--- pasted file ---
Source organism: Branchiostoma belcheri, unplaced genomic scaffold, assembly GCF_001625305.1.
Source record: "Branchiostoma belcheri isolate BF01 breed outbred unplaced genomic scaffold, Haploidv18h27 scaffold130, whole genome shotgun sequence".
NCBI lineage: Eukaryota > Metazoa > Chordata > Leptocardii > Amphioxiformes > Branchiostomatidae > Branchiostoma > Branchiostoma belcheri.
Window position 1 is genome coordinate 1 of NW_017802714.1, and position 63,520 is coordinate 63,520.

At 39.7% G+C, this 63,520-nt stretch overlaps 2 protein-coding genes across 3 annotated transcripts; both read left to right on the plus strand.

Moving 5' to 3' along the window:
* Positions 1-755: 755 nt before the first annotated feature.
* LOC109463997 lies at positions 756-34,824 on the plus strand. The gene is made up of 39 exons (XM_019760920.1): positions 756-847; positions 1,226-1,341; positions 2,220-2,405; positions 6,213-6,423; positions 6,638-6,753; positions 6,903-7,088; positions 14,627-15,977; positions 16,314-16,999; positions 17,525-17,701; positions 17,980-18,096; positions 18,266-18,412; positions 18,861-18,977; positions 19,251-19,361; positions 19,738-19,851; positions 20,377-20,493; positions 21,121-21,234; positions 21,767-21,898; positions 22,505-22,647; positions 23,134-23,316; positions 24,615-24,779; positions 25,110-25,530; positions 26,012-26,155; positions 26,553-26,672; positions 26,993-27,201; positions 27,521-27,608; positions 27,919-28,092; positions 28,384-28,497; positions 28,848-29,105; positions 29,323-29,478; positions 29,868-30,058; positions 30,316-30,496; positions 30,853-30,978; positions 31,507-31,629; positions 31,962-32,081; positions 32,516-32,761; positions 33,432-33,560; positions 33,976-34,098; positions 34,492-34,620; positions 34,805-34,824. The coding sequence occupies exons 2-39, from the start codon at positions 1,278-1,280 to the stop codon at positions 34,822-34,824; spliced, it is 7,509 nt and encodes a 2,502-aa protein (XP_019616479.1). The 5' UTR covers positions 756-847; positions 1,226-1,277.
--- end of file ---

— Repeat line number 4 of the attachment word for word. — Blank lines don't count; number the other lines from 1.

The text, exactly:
Window position 1 is genome coordinate 1 of NW_017802714.1, and position 63,520 is coordinate 63,520.